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FEDERAL SECURITY AGENCY
PAUL V. McNUTT, Administrator
CIVILIAN CONSERVATION CORPS
JAMES J. McENTEE, Director
James A. Ulio, Brigadier General
CONRAD L. WIRTH
CHESLEY W. BAILEY
For sale by the Superintendent of Documents, Washington, D. C.
UNITED STATES GOVERNMENT PRINTING OFFICE
WASHINGTON : 1941
DEPO6ITED BY THE UNITED STATES OF AMERICA
ا أ . از
The importance of parks and recreation in our national life, and the responsibility of government to provide recreational facilities, have become increasingly recognized in the last few years.
The President expressed this trend when he recently said: “It is coming to be realized more and more that in the improvement of our American civilization we cannot stop at hospitals and schools any more than we can confine ourselves to strictly economic subjects. Recreation in its broad sense is a definite factor in the improvement of the bodies and minds of our future citizens."
During the last 7 years the Federal Government has acted in partnership with the State and local governments in the planning and development of park and recreational systems, areas, and programs throughout the country. Such cooperation was authorized on a permanent basis by Congress in the Park, Parkway, and Recreation Study Act of 1936 (49 Stat. 1894), under which a Nation-wide study is being made to ascertain the needs of the people, and provide for their requirements through coordinated, correlated action by all agencies involved.
Everything that a public agency does has its basis in legislation. In the past, government agencies and other bodies responsible for or interested in promoting the park and recreation movement have been impeded to no inconsiderable degree by the lack of any reference source to the laws relating to the subject matter. This digest is intended to fill that need.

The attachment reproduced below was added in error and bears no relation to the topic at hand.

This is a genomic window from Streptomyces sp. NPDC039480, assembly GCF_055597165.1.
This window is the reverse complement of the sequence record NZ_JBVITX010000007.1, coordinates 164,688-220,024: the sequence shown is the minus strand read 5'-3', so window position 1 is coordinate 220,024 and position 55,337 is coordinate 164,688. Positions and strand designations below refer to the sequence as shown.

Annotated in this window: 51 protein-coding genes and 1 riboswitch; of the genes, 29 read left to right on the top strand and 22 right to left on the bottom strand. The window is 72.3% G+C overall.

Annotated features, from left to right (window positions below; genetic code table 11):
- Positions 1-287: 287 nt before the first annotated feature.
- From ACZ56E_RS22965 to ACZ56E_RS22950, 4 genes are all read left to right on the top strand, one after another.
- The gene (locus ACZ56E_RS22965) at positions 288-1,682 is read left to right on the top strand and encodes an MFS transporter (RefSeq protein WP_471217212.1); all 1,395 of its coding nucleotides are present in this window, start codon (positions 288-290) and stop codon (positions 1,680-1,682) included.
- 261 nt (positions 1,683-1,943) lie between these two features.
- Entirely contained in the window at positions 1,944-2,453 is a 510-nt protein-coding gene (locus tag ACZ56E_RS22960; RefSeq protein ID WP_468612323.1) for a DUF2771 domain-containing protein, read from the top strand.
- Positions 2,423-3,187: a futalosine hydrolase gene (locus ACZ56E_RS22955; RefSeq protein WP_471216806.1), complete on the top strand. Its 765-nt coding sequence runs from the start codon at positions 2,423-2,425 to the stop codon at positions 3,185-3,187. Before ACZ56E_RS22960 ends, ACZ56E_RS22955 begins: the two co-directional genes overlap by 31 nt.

HAROLD L. ICKES, Secretary of the Interior.
One of the most productive activities of the National Park Service in recent years has been its cooperation with the States and local governments in planning and developing park and recreational areas and facilities. In this connection the Service has undertaken a number of special studies for the benefit of all agencies concerned with this program.
It is with pleasure that we present this volume containing a digest of the laws relating to local parks and recreation, to fill a long-felt need. It is hoped that agencies of government and other interests will find it a useful auxiliary in prosecuting their own programs and in continuing to cooperate with each other.
NEWTON B. DRURY, Director, National Park Service.
This digest is the result of an effort to bring together in a single volume an abridgement of the general laws of the several States and Territories relating to local parks and recreation. It reflects an examination of the laws enacted through the 1939 legislative sessions.
Some omissions should be noted. Planning, zoning, and subdivision laws, public works projects, general civil service provisions, and condemnation and assessment procedures have not been treated. Charters granted by special legislative acts and charters adopted under home rule authority should be consulted for park and recreation provisions.
In the arrangement of the material no particular formula has been followed, the convenience of the reader being the only test applied. Citations are carried so that the reader may readily find the complete text of a particular law.
It is obvious that in a compilation of this character errors have been made. It is hoped that they have been reduced to a minimum, and that such as may be discovered will not be so numerous or so serious as to lessen materially its value as a reference work.
R. A. V. WASHINGTON, D. C., 1940.